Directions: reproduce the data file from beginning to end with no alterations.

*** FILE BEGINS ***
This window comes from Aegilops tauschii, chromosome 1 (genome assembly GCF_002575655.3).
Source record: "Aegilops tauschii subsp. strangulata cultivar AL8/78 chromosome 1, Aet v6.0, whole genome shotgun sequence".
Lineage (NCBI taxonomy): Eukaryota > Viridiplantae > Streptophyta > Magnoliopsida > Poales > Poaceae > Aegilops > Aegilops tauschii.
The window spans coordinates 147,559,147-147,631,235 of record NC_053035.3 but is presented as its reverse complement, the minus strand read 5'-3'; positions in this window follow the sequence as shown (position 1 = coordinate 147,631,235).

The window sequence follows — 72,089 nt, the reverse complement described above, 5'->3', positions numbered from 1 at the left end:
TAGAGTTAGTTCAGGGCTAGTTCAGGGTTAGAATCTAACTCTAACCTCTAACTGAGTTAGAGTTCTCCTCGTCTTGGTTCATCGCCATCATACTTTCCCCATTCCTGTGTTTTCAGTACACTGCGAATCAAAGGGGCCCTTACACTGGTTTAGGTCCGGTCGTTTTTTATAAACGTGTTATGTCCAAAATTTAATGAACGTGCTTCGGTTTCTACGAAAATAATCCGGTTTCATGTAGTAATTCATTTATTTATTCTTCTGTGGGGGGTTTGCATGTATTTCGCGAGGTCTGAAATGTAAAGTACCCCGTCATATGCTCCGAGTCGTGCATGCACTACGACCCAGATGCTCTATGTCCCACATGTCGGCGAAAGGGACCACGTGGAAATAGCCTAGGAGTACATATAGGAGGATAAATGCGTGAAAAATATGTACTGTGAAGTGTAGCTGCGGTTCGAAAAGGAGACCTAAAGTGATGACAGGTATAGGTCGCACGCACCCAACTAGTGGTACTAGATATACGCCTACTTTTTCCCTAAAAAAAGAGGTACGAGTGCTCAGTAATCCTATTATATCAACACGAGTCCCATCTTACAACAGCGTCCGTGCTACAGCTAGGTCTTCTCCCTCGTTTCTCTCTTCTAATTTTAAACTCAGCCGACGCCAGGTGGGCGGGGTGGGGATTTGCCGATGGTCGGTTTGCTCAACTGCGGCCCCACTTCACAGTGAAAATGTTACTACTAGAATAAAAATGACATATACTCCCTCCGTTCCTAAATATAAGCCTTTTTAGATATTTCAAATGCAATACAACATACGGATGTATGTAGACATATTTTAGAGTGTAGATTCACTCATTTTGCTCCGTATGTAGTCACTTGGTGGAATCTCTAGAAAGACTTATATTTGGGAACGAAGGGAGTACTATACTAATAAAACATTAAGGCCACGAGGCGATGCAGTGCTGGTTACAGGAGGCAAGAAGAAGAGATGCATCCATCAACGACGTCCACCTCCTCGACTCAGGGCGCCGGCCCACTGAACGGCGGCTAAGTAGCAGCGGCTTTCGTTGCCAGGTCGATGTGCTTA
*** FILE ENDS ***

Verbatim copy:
This window comes from Aegilops tauschii, chromosome 1 (genome assembly GCF_002575655.3).
Source record: "Aegilops tauschii subsp. strangulata cultivar AL8/78 chromosome 1, Aet v6.0, whole genome shotgun sequence".
Lineage (NCBI taxonomy): Eukaryota > Viridiplantae > Streptophyta > Magnoliopsida > Poales > Poaceae > Aegilops > Aegilops tauschii.
The window spans coordinates 147,559,147-147,631,235 of record NC_053035.3 but is presented as its reverse complement, the minus strand read 5'-3'; positions in this window follow the sequence as shown (position 1 = coordinate 147,631,235).

The window sequence follows — 72,089 nt, the reverse complement described above, 5'->3', positions numbered from 1 at the left end:
TAGAGTTAGTTCAGGGCTAGTTCAGGGTTAGAATCTAACTCTAACCTCTAACTGAGTTAGAGTTCTCCTCGTCTTGGTTCATCGCCATCATACTTTCCCCATTCCTGTGTTTTCAGTACACTGCGAATCAAAGGGGCCCTTACACTGGTTTAGGTCCGGTCGTTTTTTATAAACGTGTTATGTCCAAAATTTAATGAACGTGCTTCGGTTTCTACGAAAATAATCCGGTTTCATGTAGTAATTCATTTATTTATTCTTCTGTGGGGGGTTTGCATGTATTTCGCGAGGTCTGAAATGTAAAGTACCCCGTCATATGCTCCGAGTCGTGCATGCACTACGACCCAGATGCTCTATGTCCCACATGTCGGCGAAAGGGACCACGTGGAAATAGCCTAGGAGTACATATAGGAGGATAAATGCGTGAAAAATATGTACTGTGAAGTGTAGCTGCGGTTCGAAAAGGAGACCTAAAGTGATGACAGGTATAGGTCGCACGCACCCAACTAGTGGTACTAGATATACGCCTACTTTTTCCCTAAAAAAAGAGGTACGAGTGCTCAGTAATCCTATTATATCAACACGAGTCCCATCTTACAACAGCGTCCGTGCTACAGCTAGGTCTTCTCCCTCGTTTCTCTCTTCTAATTTTAAACTCAGCCGACGCCAGGTGGGCGGGGTGGGGATTTGCCGATGGTCGGTTTGCTCAACTGCGGCCCCACTTCACAGTGAAAATGTTACTACTAGAATAAAAATGACATATACTCCCTCCGTTCCTAAATATAAGCCTTTTTAGATATTTCAAATGCAATACAACATACGGATGTATGTAGACATATTTTAGAGTGTAGATTCACTCATTTTGCTCCGTATGTAGTCACTTGGTGGAATCTCTAGAAAGACTTATATTTGGGAACGAAGGGAGTACTATACTAATAAAACATTAAGGCCACGAGGCGATGCAGTGCTGGTTACAGGAGGCAAGAAGAAGAGATGCATCCATCAACGACGTCCACCTCCTCGACTCAGGGCGCCGGCCCACTGAACGGCGGCTAAGTAGCAGCGGCTTTCGTTGCCAGGTCGATGTGCTTA